January 30, 2014, 10:58 AM

Retailers must test e-mails frequently to avoid unpleasant responsive design surprises

Not all e-mail services recognize responsive code on all devices, according to a study by Bronto Software. And those services—like Gmail and Yahoo Mail—update frequently. The only way a retailer can tell if its responsive e-mails are actually rendering in a given situation is to test, and test regularly, Bronto says.

Amy Dusto

Associate Editor

Lead Photo

An example of a responsive design e-mail template from Bronto.

To retailers that create e-mails using responsive code and subsequently believe their messages are set to render properly on any and all devices, Bronto Software says: Not so fast.

E-mail services like Google Inc.’s Gmail or Yahoo Inc.’s Yahoo Mail sometimes fail to process responsive code, depending on factors including the device a reader is using and how she accesses her inbox, either via an e-mail app or a browser, Bronto says. The e-mail marketing vendor audited 106 retailers’ web sites and e-mails in August 2013 for the study, “Responsive Design Provides the Perfect Fit.” The retailers were randomly selected and included some Bronto clients. 8% of the e-mails used responsive code.

“One of the beauties of responsive design is that an e-mail will attempt to scale based on the area that is provided,” says Jim Davidson, Bronto’s manager of marketing research. “The downside is that it is nearly impossible to account for every combination of device, browser, app and operating system.”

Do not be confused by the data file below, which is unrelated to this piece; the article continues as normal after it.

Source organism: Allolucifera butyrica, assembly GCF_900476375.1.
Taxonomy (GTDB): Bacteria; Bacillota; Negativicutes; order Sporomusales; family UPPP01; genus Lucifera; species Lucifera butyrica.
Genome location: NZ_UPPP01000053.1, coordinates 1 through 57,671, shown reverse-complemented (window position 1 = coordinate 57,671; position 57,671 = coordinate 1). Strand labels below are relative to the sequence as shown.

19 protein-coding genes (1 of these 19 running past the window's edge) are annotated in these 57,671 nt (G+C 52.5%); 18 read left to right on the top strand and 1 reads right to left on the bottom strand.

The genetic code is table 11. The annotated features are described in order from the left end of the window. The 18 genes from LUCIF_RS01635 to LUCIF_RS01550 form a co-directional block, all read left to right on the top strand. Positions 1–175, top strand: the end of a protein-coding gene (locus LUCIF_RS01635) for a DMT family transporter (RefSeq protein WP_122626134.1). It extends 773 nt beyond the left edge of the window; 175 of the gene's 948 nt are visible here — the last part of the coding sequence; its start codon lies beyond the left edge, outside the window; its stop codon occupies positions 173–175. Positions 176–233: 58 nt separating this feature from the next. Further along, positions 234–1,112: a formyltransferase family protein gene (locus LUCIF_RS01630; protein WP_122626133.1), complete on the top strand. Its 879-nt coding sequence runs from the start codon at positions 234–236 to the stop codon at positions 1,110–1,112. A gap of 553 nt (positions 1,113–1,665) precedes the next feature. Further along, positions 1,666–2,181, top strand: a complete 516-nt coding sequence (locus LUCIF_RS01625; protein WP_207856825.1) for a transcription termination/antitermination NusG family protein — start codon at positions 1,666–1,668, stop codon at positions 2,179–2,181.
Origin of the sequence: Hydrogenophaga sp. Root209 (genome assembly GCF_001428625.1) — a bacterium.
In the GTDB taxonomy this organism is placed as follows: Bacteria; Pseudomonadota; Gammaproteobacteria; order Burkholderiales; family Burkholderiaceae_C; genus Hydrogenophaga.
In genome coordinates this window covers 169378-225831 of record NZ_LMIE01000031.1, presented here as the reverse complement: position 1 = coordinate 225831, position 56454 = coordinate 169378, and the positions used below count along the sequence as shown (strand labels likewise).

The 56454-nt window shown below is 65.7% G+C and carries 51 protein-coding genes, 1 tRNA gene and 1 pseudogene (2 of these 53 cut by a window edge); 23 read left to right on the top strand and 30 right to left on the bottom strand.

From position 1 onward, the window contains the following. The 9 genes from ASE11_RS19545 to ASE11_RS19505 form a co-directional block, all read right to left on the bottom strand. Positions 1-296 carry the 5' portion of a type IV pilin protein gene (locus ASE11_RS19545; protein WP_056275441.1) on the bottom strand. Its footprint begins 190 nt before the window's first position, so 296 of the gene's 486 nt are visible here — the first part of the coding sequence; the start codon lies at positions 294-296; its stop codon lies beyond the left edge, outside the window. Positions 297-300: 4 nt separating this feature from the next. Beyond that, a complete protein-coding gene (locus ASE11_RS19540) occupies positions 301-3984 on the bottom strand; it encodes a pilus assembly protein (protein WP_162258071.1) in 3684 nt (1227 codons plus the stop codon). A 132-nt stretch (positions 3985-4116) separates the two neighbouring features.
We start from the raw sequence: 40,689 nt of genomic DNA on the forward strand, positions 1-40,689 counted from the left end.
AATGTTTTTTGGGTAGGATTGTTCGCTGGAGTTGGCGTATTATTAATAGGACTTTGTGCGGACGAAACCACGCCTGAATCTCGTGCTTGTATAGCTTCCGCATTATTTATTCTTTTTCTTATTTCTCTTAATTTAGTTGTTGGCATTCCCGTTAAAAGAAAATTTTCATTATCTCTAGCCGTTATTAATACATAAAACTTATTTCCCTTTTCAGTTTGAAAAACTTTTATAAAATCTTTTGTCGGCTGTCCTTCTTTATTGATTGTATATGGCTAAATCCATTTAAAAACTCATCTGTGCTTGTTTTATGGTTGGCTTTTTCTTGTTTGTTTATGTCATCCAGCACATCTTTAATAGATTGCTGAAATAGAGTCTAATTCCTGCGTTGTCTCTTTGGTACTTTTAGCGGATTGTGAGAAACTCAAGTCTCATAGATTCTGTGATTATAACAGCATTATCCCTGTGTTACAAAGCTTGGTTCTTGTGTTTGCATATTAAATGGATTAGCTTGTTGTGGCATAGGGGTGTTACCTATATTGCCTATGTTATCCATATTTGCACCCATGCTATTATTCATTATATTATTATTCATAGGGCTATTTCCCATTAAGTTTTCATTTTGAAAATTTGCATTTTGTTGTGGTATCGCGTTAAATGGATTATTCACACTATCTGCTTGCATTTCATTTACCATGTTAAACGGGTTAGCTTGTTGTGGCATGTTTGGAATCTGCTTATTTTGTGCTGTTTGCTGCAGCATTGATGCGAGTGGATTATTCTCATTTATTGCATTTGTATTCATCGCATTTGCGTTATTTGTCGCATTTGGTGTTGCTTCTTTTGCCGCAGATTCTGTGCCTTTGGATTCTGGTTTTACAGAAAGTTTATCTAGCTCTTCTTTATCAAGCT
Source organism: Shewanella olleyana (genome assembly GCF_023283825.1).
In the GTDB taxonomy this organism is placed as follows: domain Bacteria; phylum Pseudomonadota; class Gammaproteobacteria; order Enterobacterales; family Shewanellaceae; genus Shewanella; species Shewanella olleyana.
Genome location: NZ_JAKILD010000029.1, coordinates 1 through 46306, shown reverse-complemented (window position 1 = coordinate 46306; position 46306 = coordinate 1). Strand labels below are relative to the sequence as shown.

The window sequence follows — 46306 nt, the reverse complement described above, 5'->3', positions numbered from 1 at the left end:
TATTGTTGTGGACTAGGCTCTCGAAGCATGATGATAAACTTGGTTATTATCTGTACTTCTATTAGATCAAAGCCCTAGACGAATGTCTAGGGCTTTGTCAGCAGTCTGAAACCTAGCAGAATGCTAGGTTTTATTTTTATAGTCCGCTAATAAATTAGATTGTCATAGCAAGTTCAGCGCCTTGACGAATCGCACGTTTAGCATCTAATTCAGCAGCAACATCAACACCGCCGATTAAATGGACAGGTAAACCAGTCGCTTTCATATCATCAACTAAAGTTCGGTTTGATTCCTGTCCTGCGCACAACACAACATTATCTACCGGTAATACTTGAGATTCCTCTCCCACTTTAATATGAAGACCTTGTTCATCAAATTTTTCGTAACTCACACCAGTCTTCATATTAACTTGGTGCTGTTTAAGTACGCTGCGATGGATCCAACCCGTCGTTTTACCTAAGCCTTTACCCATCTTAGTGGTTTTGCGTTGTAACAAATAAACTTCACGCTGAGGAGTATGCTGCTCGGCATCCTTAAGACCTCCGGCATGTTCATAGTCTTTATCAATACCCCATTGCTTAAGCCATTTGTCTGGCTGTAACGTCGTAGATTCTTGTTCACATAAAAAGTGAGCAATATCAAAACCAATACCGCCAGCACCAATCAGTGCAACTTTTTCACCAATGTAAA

Android smartphones had the most trouble during the audit. E-mails created with responsive code failed to display properly most of the time on those devices when opened in the Gmail mobile browser and in the Yahoo Mail app. On the Yahoo mobile browser, the messages didn’t display as formatted by the responsive code. Instead, they opened with the full display as on a desktop, just scaled down in size, Bronto says. With responsive design, e-mails and web sites often load fewer elements on a smartphone screen than on a larger screen, for example, sometimes eliminating certain images, text and other content.

The iPhone, meanwhile, picked up responsive code and displayed e-mails correctly on both the mobile sites and apps of Gmail, Yahoo Mail, Microsoft Corp.’s Outlook mail and the Apple OS mail app, according to the study. The iPad, however, only rendered the responsive display for e-mails via Yahoo’s browser and app. For the other applicable e-mail services (Microsoft does not have an Outlook mail app for the iPad), all e-mails displayed in the full desktop version, the study says.

Other factors that affect whether responsively designed e-mails render successfully include screen resolutions, the way the e-mail is coded, the version of the operating system and the edition of the browser or app on a consumer’s device, Bronto says. Moreover, those factors change often, as service providers continually update their software, with many consumers receiving automatic updates over the web or mobile networks.

There isn’t a quick fix, but the first step is to identify problems, Davidson says. “Marketers should thoroughly test the most common scenarios to ensure the content renders properly,” he says. “A well coded, responsively designed e-mail should be able to cover the majority of use cases. If it's not, then you should reach out to your design team to find ways to optimize the design and coding.”

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